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Keyword: disturbance interactions

How does fire kill trees?

Science Spotlights Posted on: May 06, 2019
Each year wildland fires kill and injure trees on millions of forested hectares globally, causing both positive and negative impacts to plant and animal biodiversity, carbon storage, hydrologic processes, and ecosystem services. Understanding the underlying mechanisms of fire-caused tree mortality is important to accurately predict mortality, estimate fire-driven feedbacks to the global carbon cycle, extrapolate to novel future conditions, and implement appropriate management actions to increase forest resilience to wildfire.

Fire and tree death: Understanding and improving modeling of fire-induced tree mortality

Publications Posted on: December 04, 2018
Each year wildland fires kill and injure trees on millions of forested hectares globally, affecting plant and animal biodiversity, carbon storage, hydrologic processes, and ecosystem services. The underlying mechanisms of fire-caused tree mortality remain poorly understood, however, limiting the ability to accurately predict mortality and develop robust modeling applications, especially under novel future climates.

Characterizing spatial neighborhoods of refugia following large fires in northern New Mexico, USA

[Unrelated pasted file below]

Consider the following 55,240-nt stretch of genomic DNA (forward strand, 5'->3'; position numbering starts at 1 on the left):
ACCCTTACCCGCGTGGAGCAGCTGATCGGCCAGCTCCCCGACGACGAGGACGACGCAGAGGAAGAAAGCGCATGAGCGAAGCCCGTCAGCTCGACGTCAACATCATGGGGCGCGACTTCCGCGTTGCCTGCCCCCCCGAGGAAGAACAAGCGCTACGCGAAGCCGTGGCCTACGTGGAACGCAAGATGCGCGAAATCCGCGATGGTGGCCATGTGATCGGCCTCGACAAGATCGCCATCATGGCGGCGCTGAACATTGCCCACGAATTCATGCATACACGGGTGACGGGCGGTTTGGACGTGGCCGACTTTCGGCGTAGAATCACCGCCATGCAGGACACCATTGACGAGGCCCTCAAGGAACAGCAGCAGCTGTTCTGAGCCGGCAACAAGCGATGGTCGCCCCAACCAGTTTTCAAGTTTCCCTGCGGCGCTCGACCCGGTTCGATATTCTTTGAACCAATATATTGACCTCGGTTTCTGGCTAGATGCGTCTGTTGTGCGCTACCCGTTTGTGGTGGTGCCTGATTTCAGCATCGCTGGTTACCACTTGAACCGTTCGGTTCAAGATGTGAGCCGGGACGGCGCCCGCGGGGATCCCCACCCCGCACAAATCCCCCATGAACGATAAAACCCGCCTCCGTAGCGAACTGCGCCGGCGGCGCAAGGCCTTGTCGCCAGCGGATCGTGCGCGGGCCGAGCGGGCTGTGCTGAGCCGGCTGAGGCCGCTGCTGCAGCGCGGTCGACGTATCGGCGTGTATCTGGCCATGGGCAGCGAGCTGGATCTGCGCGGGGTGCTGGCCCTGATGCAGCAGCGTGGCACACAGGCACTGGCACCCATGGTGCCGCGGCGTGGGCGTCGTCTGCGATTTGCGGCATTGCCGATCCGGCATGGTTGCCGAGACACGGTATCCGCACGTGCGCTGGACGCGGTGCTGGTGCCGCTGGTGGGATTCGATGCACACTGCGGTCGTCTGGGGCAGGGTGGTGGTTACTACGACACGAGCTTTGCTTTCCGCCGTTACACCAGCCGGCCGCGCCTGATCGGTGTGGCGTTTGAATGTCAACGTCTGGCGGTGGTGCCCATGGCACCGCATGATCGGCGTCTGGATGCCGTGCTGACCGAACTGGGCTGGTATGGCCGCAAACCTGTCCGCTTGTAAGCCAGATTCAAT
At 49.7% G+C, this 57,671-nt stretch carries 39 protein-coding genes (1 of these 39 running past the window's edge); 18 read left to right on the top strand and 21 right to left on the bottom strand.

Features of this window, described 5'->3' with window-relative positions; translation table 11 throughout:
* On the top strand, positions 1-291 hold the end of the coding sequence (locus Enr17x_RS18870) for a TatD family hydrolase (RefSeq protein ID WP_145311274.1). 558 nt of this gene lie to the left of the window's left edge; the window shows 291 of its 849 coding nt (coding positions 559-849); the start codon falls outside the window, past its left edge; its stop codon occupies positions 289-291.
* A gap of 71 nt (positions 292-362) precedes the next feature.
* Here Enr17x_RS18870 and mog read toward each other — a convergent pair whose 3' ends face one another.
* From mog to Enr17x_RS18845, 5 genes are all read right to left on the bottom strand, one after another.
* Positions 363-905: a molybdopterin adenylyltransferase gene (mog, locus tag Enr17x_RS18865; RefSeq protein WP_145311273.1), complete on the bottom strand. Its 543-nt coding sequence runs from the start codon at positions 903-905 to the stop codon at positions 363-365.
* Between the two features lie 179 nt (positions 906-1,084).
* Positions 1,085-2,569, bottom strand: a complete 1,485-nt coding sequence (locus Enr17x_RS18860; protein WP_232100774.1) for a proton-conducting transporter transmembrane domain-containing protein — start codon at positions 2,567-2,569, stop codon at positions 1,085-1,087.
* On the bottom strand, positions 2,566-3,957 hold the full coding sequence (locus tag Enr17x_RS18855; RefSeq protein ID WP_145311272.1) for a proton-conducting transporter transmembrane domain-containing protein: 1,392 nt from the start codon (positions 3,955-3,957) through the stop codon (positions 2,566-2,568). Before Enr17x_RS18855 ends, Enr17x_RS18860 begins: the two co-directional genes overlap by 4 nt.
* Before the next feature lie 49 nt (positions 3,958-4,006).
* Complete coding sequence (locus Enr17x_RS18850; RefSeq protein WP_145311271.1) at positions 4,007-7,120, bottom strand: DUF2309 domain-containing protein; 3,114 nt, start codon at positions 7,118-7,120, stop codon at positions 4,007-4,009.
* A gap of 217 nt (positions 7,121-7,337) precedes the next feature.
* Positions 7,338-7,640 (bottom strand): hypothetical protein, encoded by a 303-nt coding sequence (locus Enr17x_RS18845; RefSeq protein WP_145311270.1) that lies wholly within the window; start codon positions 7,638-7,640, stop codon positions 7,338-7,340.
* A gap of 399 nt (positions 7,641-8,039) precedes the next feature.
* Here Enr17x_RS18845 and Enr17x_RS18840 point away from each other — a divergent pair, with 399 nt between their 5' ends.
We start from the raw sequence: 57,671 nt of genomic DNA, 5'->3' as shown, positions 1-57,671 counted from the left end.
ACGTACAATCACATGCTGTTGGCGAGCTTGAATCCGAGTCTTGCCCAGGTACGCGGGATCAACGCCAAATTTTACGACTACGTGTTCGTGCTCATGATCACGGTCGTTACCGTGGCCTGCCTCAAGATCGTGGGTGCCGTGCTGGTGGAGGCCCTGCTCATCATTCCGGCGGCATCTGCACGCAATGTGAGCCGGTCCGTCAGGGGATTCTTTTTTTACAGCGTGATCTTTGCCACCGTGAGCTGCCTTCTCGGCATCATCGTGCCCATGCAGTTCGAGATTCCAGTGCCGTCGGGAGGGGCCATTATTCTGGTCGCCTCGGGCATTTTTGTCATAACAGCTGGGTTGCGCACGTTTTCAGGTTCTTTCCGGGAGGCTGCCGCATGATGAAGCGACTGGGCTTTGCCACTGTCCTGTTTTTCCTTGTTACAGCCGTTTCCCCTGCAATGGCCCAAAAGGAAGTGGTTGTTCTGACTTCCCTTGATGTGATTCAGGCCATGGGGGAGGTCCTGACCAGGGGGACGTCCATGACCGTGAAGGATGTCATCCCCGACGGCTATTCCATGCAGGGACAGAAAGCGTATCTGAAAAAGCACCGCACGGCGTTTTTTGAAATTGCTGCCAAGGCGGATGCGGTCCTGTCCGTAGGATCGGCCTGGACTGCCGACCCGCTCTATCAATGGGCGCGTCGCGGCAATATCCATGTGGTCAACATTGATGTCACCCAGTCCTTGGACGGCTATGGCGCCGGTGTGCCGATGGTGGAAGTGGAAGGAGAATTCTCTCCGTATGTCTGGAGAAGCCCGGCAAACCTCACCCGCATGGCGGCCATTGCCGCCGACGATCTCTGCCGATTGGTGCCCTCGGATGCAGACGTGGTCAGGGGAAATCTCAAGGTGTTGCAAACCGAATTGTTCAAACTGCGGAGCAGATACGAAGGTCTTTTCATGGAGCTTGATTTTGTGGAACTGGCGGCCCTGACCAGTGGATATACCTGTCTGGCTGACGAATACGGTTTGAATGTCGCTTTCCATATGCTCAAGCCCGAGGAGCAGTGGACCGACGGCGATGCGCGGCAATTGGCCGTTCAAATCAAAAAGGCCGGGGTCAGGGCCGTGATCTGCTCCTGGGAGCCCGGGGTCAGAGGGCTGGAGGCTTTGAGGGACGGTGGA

Publications Posted on: July 10, 2018
The spatial patterns resulting from large fires include refugial habitats that support surviving legacies and promote ecosystem recovery. To better understand the diverse ecological functions of refugia on burn mosaics, we used remotely sensed data to quantify neighborhood patterns of areas relatively unchanged following the 2011 Las Conchas fire.

Northern New Mexico post-fire refugia data

Datasets Posted on: March 15, 2018
This publication contains spatial data, tabular data and scripts used to analyze the spatial patterns of refugia and associated plant communities following each of several fires in northern New Mexico. Four of the geotiff files were derived during the project (*Kernel.tif) using dNBR (delta Normalized Burn Ratio) or dNDVI (delta Normalized Difference Vegetation Index).